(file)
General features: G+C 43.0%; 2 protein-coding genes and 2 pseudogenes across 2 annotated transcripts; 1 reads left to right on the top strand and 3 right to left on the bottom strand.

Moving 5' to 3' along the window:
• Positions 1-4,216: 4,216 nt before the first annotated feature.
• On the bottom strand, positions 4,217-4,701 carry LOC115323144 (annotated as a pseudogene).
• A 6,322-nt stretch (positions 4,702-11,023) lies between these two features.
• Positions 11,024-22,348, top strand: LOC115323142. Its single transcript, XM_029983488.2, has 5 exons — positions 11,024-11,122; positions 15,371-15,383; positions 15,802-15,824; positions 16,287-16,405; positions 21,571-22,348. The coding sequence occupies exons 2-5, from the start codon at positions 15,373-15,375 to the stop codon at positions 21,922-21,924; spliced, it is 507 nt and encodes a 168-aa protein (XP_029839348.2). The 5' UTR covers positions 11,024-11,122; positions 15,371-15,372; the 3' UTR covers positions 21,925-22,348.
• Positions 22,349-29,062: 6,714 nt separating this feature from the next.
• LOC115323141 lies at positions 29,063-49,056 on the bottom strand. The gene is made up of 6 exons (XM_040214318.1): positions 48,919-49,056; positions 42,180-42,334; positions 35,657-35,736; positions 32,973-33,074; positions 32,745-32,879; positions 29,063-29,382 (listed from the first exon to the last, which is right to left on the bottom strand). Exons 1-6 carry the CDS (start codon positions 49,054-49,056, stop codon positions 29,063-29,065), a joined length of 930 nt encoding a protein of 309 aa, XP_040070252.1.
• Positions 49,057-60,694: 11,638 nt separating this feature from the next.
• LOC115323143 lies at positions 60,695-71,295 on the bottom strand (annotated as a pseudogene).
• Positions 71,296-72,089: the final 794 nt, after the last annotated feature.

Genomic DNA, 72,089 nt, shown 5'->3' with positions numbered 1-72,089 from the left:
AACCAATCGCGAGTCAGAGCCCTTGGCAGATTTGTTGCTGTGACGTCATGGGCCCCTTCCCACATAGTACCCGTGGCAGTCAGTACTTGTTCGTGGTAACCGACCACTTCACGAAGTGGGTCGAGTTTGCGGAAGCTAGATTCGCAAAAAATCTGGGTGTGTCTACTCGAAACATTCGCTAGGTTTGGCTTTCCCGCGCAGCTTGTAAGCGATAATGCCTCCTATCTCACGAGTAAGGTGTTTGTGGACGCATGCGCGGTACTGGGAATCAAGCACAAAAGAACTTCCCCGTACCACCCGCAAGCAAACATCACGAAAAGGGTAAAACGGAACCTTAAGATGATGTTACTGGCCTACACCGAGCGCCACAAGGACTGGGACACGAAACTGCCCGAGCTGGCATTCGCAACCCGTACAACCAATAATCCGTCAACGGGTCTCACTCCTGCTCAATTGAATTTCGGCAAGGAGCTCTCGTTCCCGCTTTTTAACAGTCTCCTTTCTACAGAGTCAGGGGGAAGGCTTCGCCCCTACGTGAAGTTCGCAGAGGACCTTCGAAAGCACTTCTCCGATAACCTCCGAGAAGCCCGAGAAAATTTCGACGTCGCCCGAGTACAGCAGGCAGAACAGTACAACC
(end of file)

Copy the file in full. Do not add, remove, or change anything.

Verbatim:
General features: G+C 43.0%; 2 protein-coding genes and 2 pseudogenes across 2 annotated transcripts; 1 reads left to right on the top strand and 3 right to left on the bottom strand.

Moving 5' to 3' along the window:
• Positions 1-4,216: 4,216 nt before the first annotated feature.
• On the bottom strand, positions 4,217-4,701 carry LOC115323144 (annotated as a pseudogene).
• A 6,322-nt stretch (positions 4,702-11,023) lies between these two features.
• Positions 11,024-22,348, top strand: LOC115323142. Its single transcript, XM_029983488.2, has 5 exons — positions 11,024-11,122; positions 15,371-15,383; positions 15,802-15,824; positions 16,287-16,405; positions 21,571-22,348. The coding sequence occupies exons 2-5, from the start codon at positions 15,373-15,375 to the stop codon at positions 21,922-21,924; spliced, it is 507 nt and encodes a 168-aa protein (XP_029839348.2). The 5' UTR covers positions 11,024-11,122; positions 15,371-15,372; the 3' UTR covers positions 21,925-22,348.
• Positions 22,349-29,062: 6,714 nt separating this feature from the next.
• LOC115323141 lies at positions 29,063-49,056 on the bottom strand. The gene is made up of 6 exons (XM_040214318.1): positions 48,919-49,056; positions 42,180-42,334; positions 35,657-35,736; positions 32,973-33,074; positions 32,745-32,879; positions 29,063-29,382 (listed from the first exon to the last, which is right to left on the bottom strand). Exons 1-6 carry the CDS (start codon positions 49,054-49,056, stop codon positions 29,063-29,065), a joined length of 930 nt encoding a protein of 309 aa, XP_040070252.1.
• Positions 49,057-60,694: 11,638 nt separating this feature from the next.
• LOC115323143 lies at positions 60,695-71,295 on the bottom strand (annotated as a pseudogene).
• Positions 71,296-72,089: the final 794 nt, after the last annotated feature.

Genomic DNA, 72,089 nt, shown 5'->3' with positions numbered 1-72,089 from the left:
AACCAATCGCGAGTCAGAGCCCTTGGCAGATTTGTTGCTGTGACGTCATGGGCCCCTTCCCACATAGTACCCGTGGCAGTCAGTACTTGTTCGTGGTAACCGACCACTTCACGAAGTGGGTCGAGTTTGCGGAAGCTAGATTCGCAAAAAATCTGGGTGTGTCTACTCGAAACATTCGCTAGGTTTGGCTTTCCCGCGCAGCTTGTAAGCGATAATGCCTCCTATCTCACGAGTAAGGTGTTTGTGGACGCATGCGCGGTACTGGGAATCAAGCACAAAAGAACTTCCCCGTACCACCCGCAAGCAAACATCACGAAAAGGGTAAAACGGAACCTTAAGATGATGTTACTGGCCTACACCGAGCGCCACAAGGACTGGGACACGAAACTGCCCGAGCTGGCATTCGCAACCCGTACAACCAATAATCCGTCAACGGGTCTCACTCCTGCTCAATTGAATTTCGGCAAGGAGCTCTCGTTCCCGCTTTTTAACAGTCTCCTTTCTACAGAGTCAGGGGGAAGGCTTCGCCCCTACGTGAAGTTCGCAGAGGACCTTCGAAAGCACTTCTCCGATAACCTCCGAGAAGCCCGAGAAAATTTCGACGTCGCCCGAGTACAGCAGGCAGAACAGTACAACC